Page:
The portable spa sat waiting for a permanent home while the husband and wife tried to figure out what to do with it.
“She wasn’t in favor of having a spa on the deck,” says Steve Pondelis, project architect. “But he was interested in it for therapeutic reasons.”
Meanwhile, the house was undergoing renovations, including the addition of a new deck.
In the end, Pondelis and partner Samuel Van Dam, both with Van Dam Architecture and Design in Portland, Maine, who were working on the house’s renovations, teamed up with Laurie and Bruce Milton, owners of Milton Spas of Maine in Yarmouth. They created a his-and-hers setting that satisfied the husband and wife.
To draw attention away from the hot tub, they wrapped a wooden bench around it and built a privacy wall, all with matching red Ipe wood that blends in with the house and rest of the deck. The hot tub and bench were installed at “bathtub level” so the couple could easily step in without much effort.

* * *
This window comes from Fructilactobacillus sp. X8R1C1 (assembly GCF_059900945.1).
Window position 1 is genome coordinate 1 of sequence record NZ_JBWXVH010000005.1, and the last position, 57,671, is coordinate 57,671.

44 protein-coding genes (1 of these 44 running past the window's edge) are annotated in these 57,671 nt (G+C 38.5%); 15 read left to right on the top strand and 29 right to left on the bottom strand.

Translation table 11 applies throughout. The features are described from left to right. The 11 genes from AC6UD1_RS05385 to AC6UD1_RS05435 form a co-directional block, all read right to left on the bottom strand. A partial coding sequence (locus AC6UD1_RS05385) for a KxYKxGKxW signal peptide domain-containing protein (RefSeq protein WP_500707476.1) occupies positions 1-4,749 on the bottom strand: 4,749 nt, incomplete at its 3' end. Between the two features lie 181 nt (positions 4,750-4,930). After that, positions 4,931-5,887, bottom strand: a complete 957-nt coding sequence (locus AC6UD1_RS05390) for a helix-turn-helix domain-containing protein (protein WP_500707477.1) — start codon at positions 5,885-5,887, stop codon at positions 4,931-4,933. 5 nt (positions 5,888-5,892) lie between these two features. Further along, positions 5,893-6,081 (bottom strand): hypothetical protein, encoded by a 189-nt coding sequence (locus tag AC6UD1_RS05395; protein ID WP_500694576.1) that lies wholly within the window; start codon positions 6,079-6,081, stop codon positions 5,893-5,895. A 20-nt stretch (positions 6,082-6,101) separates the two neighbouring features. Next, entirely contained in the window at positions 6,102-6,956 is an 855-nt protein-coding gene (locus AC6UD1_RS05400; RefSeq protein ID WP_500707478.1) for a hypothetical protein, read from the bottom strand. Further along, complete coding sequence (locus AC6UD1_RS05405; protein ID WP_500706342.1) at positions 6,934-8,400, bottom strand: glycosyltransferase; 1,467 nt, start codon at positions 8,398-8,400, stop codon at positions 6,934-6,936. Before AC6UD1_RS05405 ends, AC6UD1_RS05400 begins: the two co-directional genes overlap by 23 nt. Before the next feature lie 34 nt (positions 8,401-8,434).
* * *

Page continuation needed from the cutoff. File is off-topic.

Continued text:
Van Dam and Pondelis used hidden fasteners to connect the wood for a seamless look. “The whole concept was to keep it as minimal and clean as possible as an extension of the house,” Pondelis says. “It needed to appear unified in design. The cleanest details are the hardest to achieve.”
The two companies enjoyed collaborating on the project. “They made it easy,” Pondelis says of the Miltons. “Some clients can become overwhelmed with the number of things you have to do on a regular basis, but I think [Bruce and Laurie] kept it clear.”
The Miltons call the project “dynamite.” Says Laurie Milton, “You can hear the break of the water as it reaches the sandy shore and, while you’re sitting in that tub, it’s 100 percent tranquility.”